Editor’s Note: This article on the history and impact of advances in ATP bioluminescence is the third in a new series for Food Quality. In “FoodTech: Tools That Changed the Industry,” we look at various technologies and tools, such as ATP bioluminescence testing, that have played a key role in and had an indelible impact on the food industry.
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Explore this issueJune/July 2010
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Adenosine triphosphate—ATP—is an energy molecule stored in all microorganisms and therefore an indicator of life. That fact did not escape the National Aeronautics and Space Administration, which has long been studying the use of ATP bioluminescence, a reaction similar to the naturally occurring glow of a firefly’s tail, as a way to detect the bioburden on a spacecraft or to search for intelligent life on other planets.
But ATP bioluminescence also has very down-to-earth uses in the food industry as a rapid, simple, and reliable test to monitor surface contamination during processing and to detect contaminants in drinking water or beverages. In the case of surface contamination, a pen-like device containing reagents is simply swabbed over an area, then inserted into a handheld reader that displays results within seconds in relative light units (RLU), indicating clean/unclean and, in some cases, marginal results. The cost is only dollars per test. Since ATP methods only give a broad measure of the presence of organic substances—not the specific microorganism containing the molecule—they must still be used in conjunction with microbial culture or other tests.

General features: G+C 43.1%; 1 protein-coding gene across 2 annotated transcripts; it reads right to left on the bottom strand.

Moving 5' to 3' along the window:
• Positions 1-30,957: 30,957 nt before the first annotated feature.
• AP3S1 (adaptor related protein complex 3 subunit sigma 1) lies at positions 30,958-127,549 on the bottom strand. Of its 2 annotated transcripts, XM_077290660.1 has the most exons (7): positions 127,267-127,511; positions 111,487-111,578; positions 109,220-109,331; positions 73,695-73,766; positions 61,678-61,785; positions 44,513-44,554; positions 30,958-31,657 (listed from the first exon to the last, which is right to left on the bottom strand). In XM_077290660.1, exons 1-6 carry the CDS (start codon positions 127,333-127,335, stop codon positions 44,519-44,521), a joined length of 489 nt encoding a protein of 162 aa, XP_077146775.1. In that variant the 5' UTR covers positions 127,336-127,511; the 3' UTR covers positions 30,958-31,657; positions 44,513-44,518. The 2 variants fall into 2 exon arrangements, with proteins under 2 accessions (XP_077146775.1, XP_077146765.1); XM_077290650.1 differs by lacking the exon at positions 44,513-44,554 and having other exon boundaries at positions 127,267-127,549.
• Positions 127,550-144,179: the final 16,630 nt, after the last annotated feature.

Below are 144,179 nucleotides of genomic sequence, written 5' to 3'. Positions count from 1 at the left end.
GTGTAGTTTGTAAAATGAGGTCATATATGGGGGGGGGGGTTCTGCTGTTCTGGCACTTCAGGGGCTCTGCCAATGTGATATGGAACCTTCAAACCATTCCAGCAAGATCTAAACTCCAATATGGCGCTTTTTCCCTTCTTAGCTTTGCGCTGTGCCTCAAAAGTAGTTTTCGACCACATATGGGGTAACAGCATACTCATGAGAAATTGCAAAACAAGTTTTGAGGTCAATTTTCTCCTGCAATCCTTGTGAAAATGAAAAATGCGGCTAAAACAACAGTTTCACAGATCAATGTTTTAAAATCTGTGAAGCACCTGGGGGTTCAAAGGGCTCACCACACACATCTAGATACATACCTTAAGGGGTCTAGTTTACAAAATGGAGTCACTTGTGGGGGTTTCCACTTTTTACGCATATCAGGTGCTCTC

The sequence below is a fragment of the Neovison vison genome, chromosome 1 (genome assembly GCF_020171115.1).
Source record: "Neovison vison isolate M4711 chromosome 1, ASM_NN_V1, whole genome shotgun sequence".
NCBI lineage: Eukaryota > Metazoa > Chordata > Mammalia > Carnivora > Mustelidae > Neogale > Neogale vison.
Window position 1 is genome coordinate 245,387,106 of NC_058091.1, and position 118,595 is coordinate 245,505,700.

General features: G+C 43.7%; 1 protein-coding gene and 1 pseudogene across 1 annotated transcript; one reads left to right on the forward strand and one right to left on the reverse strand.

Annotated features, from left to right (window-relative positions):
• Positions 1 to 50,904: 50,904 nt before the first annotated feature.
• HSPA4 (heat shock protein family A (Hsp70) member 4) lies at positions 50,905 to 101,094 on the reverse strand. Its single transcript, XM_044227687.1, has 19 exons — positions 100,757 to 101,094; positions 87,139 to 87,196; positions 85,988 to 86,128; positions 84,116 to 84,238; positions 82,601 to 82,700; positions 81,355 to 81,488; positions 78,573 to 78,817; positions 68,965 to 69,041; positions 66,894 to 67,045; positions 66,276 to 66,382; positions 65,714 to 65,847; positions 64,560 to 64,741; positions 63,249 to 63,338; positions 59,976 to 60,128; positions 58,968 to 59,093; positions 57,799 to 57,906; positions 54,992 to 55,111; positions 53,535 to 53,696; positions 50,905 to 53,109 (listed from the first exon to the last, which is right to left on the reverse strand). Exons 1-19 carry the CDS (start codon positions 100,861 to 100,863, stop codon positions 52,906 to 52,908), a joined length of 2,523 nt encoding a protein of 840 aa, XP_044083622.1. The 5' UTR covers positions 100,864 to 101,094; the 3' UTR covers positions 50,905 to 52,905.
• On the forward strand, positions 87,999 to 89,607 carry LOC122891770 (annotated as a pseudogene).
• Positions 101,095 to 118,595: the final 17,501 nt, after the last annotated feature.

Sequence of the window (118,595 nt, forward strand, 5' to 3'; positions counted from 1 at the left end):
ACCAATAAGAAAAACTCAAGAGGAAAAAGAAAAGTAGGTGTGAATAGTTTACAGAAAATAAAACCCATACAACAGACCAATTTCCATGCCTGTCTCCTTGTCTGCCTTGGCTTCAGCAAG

“Surface ATP bioluminescence testing is the best proactive tool to assure you are manufacturing food on clean equipment,” said Ken Davenport, PhD, global technical services product specialist in the 3M Food Safety Department in St. Paul, Minn. 3M, which acquired another ATP-bioluminescence company called Biotrace International, has a number of ATP-based products, including the Clean-Trace luminometer that reads the swabs and software that analyzes the data.
ATP bioluminescence began to gain traction over culture agar approaches in the late 1980s, its success prompted, like many hygiene methods, by large, public cases of food poisoning. Initially, the technology was primarily used in laboratories, where suitcase-sized luminometers had to be plugged into a direct power source and required sophisticated users. In the early 1990s, battery power allowed smaller devices to be lugged to manufacturing sites, but they still weighed about four pounds. In the past several years, the technology has evolved into rapid-response handheld readers weighing about a pound.
Now the technology is the darling of food manufacturers. “In North America, 80% of food production facilities are using these,” said James Topper, MBA, market development manager-healthcare at Neogen Corp. in Lansing, Mich. He estimates that more than 80% of European food production facilities are using it as well; the numbers are lower in Asia. Neogen, a former Biotrace distributor, came out with its own AccuPoint ATP Sanitation Monitoring System that uses a half-inch-diameter sponge disk that the company says takes a more consistent sample compared to the cotton-swab-shaped pen tip used by competitors.
About Lori Valigra
Lori Valigra writes about science, technology, and business for general and specialty news outlets in the U.S., Europe, and Asia, including coverage of the "farm to fork" movement and food safety. She’s been involved in several media startups, and had articles published by The Boston Globe, Reuters, Science magazine, and others. She holds an MS in science journalism from Boston University and a BS in medical writing from University of Pittsburgh. She won numerous journalism fellowships and awards, including the Knight Science Journalism Fellowship at the Massachusetts Institute of Technology. Lori enjoys bicycling, snowshoeing, gardening, and traveling. She lives in the western mountains of Maine. Reach her at firstname.lastname@example.org.